Earlier this month, Gov. Scott Walker declined federal funds to expand Wisconsin’s Medicaid coverage to more of the state’s citizens. The exact details of the expansion and Walker’s alternative proposal are not important — suffice to say that, as compared to Walker’s plan, expanding coverage as part of the Affordable Care Act would provide more Wisconsinites with insurance while costing the state less.
Now, I realize there are many complicated, unresolved issues of public policy. This is not one. When you have the chance to save your state money AND expand health care coverage — two things almost always mutually exclusive — you do it. You don’t play politics with people’s health. And you don’t use people’s health as a way to jockey for a political advantage.
Part of Walker’s reasoning — or at least the reasoning he’s chosen to share with the public — is that he “[cares] too much about the people of this state not to empower them to control their own destiny.”
While this reasoning is a little ridiculous, given I could easily rephrase that to “I care too much about the people of this state to let more of them have healthcare,” it’s at least consistent with Walker’s broader ideology. While I personally don’t feel forcing government-provided insurance on someone is an egregious assault on his or her liberty, I can understand valuing freedom over security. I’ll give Walker the benefit of the doubt on this count.
However, Walker also claimed he was uncertain the federal government, with its accumulating debt, could afford to keep its funding promise. This claim has no basis in fact and is nothing more than fear-mongering and political jockeying. There is no evidence the federal government will have any trouble maintaining its fiscal obligations — indeed, demand for treasuries, including 30-year bonds, has remained robust.
Walker may not like that the federal government is borrowing money, but if that’s how he feels, that is what he should say – not that he doubts the government’s ability to fulfill its obligations. Walker’s claim is particularly ridiculous because the state could reverse its expansion at any point if the federal government reneged on its promise.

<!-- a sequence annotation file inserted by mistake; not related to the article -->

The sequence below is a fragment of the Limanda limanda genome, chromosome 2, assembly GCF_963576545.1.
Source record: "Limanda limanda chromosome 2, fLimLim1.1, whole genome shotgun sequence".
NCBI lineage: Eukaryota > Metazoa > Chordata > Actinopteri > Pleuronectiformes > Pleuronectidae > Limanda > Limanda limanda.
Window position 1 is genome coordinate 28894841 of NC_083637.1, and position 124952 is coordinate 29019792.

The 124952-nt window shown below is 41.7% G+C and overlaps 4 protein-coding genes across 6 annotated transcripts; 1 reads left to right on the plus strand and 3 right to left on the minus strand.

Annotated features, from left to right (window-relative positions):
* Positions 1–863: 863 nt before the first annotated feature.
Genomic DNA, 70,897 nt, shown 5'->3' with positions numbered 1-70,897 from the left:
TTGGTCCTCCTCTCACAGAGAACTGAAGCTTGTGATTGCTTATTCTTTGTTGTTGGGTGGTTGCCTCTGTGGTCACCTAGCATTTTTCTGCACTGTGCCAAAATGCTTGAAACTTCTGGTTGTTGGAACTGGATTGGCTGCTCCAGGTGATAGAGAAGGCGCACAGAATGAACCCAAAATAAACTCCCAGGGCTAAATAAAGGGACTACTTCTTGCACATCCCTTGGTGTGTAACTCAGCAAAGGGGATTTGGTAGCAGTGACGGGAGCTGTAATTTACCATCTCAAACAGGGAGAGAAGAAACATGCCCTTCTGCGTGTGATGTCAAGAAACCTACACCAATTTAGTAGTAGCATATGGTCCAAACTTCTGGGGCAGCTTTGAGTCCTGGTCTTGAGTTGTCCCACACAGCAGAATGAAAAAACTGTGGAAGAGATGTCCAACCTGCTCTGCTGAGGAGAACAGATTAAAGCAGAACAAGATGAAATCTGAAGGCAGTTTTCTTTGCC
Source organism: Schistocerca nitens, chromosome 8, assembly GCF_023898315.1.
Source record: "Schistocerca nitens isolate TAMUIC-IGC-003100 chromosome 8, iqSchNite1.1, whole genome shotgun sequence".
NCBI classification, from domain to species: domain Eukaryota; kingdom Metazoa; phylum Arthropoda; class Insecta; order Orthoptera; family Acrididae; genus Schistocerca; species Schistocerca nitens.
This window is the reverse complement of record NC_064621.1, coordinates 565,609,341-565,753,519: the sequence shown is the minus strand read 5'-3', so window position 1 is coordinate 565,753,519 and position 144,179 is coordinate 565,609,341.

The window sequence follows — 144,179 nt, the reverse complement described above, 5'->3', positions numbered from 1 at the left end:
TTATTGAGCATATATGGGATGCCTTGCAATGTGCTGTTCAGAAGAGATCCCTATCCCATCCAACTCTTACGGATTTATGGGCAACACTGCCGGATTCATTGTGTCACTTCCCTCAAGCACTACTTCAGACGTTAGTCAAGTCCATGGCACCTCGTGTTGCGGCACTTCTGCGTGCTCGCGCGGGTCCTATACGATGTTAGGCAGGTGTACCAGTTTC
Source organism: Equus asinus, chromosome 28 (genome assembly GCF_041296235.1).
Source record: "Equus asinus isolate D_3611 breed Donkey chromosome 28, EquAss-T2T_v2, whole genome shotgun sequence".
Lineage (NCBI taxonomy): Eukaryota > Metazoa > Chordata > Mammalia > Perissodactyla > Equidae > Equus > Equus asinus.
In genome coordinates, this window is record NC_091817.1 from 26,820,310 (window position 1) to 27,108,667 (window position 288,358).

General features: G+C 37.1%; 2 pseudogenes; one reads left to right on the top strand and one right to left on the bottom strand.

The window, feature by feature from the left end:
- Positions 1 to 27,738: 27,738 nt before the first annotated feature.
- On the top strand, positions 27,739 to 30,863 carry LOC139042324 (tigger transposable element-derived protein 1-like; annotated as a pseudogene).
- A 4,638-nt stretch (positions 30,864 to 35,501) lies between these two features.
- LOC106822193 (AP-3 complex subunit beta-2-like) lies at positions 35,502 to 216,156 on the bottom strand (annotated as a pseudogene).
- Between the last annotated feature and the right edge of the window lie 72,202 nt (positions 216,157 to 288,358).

Other states have had to make similar decisions. Surprisingly, several staunchly-conservative governors chose to accept the Medicaid expansion, including Gov. Rick Scott, R-Fla., and Gov. Chris Christie, R-N.J.
In the case of Scott, the decision to accept federal funds was most likely a result of his comically-low approval numbers, which are barely more than 30 percent. He has already exhausted most of his political capital and knows he must do something different to avoid being humiliated in his bid for reelection – although it’s probably too late.
Christie’s decision, on the other hand, does not seem politically motivated. His statewide approval numbers continue to remain remarkably high — over 70 percent — and he should have no trouble burying whichever unfortunate Democrat runs against him. What, then, was his reasoning? Is it possible Christie made the decision simply because it was the right thing to do? Occam’s Razor would certainly suggest it.
Interestingly, the careers of Christie and our own governor have some similarities — both were swept into governorships of traditionally Democratic states as part of the Tea Party wave of 2010. Now, both Christie and Walker are frequently mentioned as potential contenders for the Republican presidential ticket in 2016.
If the 2016 Republican primary is anything like 2012, the candidates will be trying to prove how, in the words of former Massachusetts Gov. Mitt Romney, “severely conservative” they are. If Walker is indeed eyeing a presidential run, this decision sets him up quite well for it. The Affordable Care Act will likely still be a favorite rhetorical target in 2016 — at the expense of the state’s greater good.
Christie’s approach to governing, on the other hand, appears to be to do what he considers best for his state. This is further evidenced by his praise for Obama’s handling of Hurricane Sandy, which earned him the ire of many prominent Republicans. He said what he said because it was true, not because it would earn him political points in the future. While I’m not a huge Christie fan, I’ll trust the 74 percent of New Jersey residents who approve of him. Walker could stand to learn a thing or two about how to be a conservative governor of a blue state from Christie.
Walker’s decision to spurn federal funding for Medicaid was foolish, regardless of his reasoning. If he had rejected funding out of simple incompetence, that would have been one thing. But it appears he cost the state money and reduced the number of Wisconsinites who have healthcare for his own political advantage, and that is entirely another.
Joe Timmerman ([email protected]) is a sophomore majoring in economics and math.